Insulin-Like Growth Factor Dysregulation Both Preceding and Following Type 1 Diabetes Diagnosis

Evidence of Tissue Repair in Human Donor Pancreas After Prolonged Duration of Stay in Intensive Care


M2 macrophages play an important role in tissue repair and regeneration. They have also been found to modulate β-cell replication in mouse models of pancreatic injury and disease. We previously reported that β-cell replication is strongly increased in a subgroup of human organ donors characterized by prolonged duration of stay in an intensive care unit (ICU) and increased number of leukocytes in the pancreatic tissue. In the present study we investigated the relationship between duration of stay in the ICU, M2 macrophages, vascularization, and pancreatic cell replication. Pancreatic organs from 50 donors without diabetes with different durations of stay in the ICU were analyzed by immunostaining and digital image analysis. The number of CD68+CD206+ M2 macrophages increased three- to sixfold from ≥6 days’ duration of stay in the ICU onwards. This was accompanied by a threefold increased vascular density and a four- to ninefold increase in pancreatic cells positive for the replication marker Ki67. A strong correlation was observed between the number of M2 macrophages and β-cell replication. These results show that a prolonged duration of stay in the ICU is associated with an increased M2 macrophage number, increased vascular density, and an overall increase in replication of all pancreatic cell types. Our data show evidence of marked levels of tissue repair in the human donor pancreas.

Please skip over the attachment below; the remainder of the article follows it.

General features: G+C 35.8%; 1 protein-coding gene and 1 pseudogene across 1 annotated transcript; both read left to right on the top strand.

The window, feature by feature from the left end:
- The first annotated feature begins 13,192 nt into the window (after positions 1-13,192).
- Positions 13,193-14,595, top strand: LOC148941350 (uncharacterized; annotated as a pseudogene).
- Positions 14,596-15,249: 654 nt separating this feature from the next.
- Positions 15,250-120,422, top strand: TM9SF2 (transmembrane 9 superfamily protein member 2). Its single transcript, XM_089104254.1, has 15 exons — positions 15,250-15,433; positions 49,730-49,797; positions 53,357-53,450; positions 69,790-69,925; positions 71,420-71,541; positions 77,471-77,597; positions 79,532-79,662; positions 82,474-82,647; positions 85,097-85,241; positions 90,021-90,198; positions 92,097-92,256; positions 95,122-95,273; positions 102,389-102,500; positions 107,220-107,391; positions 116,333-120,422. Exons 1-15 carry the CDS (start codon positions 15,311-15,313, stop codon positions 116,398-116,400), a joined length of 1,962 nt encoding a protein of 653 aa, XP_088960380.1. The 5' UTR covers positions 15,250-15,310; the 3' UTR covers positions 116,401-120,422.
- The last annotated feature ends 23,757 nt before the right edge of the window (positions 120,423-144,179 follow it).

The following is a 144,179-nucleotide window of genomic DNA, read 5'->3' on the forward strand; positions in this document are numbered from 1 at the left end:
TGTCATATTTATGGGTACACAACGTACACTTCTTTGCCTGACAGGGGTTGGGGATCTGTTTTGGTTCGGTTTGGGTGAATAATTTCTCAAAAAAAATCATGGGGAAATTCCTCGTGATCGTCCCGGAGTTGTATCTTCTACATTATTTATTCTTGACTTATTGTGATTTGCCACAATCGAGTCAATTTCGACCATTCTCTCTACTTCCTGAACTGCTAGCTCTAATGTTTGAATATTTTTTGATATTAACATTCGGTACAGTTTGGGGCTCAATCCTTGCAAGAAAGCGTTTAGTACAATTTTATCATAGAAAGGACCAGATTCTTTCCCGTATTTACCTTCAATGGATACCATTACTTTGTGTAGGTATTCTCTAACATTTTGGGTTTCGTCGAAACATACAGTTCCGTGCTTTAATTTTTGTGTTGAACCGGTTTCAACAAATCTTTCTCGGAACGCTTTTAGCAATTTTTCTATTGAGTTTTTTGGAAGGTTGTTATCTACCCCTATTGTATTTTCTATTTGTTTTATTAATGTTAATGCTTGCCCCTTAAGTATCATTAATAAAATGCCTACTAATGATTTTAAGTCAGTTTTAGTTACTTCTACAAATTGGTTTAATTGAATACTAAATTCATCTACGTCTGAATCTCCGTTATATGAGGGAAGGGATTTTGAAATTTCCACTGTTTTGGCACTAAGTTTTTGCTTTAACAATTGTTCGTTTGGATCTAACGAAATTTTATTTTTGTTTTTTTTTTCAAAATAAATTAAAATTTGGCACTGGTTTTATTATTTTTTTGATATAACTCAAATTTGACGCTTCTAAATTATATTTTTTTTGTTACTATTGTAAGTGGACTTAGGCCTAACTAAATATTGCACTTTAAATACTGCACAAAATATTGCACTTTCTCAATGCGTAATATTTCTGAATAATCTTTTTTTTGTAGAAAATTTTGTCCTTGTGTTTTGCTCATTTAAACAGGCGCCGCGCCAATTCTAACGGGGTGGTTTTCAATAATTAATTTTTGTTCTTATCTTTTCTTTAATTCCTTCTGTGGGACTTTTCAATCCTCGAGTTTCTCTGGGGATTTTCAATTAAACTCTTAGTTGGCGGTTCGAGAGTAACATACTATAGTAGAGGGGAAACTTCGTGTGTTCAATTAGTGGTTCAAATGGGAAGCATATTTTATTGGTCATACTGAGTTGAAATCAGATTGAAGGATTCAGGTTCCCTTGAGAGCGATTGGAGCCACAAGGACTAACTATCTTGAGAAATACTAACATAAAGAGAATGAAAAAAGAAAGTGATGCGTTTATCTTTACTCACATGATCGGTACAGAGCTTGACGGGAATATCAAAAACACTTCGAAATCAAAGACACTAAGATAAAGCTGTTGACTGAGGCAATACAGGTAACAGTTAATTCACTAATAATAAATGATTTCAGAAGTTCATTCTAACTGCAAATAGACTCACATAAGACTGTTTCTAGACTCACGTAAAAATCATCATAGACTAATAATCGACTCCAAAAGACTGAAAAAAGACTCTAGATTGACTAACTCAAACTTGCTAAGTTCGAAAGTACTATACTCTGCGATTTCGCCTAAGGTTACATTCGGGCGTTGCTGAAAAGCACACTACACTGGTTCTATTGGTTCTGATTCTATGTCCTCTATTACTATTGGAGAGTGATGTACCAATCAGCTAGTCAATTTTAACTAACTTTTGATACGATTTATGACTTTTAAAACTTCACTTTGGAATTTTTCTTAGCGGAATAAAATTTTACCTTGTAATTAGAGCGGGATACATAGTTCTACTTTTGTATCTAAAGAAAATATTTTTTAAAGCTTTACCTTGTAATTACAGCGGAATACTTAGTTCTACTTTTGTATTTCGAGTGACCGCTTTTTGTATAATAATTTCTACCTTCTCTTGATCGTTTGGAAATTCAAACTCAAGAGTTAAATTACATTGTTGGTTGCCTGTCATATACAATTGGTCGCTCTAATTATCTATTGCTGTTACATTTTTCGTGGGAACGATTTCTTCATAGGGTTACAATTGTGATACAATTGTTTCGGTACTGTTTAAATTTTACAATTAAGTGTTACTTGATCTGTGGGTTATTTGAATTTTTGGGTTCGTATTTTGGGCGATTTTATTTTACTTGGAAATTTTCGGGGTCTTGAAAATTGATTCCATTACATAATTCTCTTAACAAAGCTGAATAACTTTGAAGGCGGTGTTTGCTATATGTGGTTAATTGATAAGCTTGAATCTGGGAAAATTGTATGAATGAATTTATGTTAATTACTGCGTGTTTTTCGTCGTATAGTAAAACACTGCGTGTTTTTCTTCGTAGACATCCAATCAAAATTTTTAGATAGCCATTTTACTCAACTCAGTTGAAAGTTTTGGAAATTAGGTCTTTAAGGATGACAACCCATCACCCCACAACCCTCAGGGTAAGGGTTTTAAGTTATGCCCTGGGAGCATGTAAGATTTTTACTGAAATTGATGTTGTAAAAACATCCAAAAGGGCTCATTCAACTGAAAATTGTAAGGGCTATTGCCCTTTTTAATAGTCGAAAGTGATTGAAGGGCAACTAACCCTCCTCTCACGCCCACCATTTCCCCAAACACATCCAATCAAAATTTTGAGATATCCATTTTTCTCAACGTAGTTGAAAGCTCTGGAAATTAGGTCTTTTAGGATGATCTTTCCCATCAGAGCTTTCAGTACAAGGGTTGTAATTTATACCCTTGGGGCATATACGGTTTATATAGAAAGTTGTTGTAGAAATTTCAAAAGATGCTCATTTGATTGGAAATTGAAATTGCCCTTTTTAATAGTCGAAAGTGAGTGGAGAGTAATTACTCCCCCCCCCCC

• Received May 28, 2019.
  • Accepted December 10, 2019.

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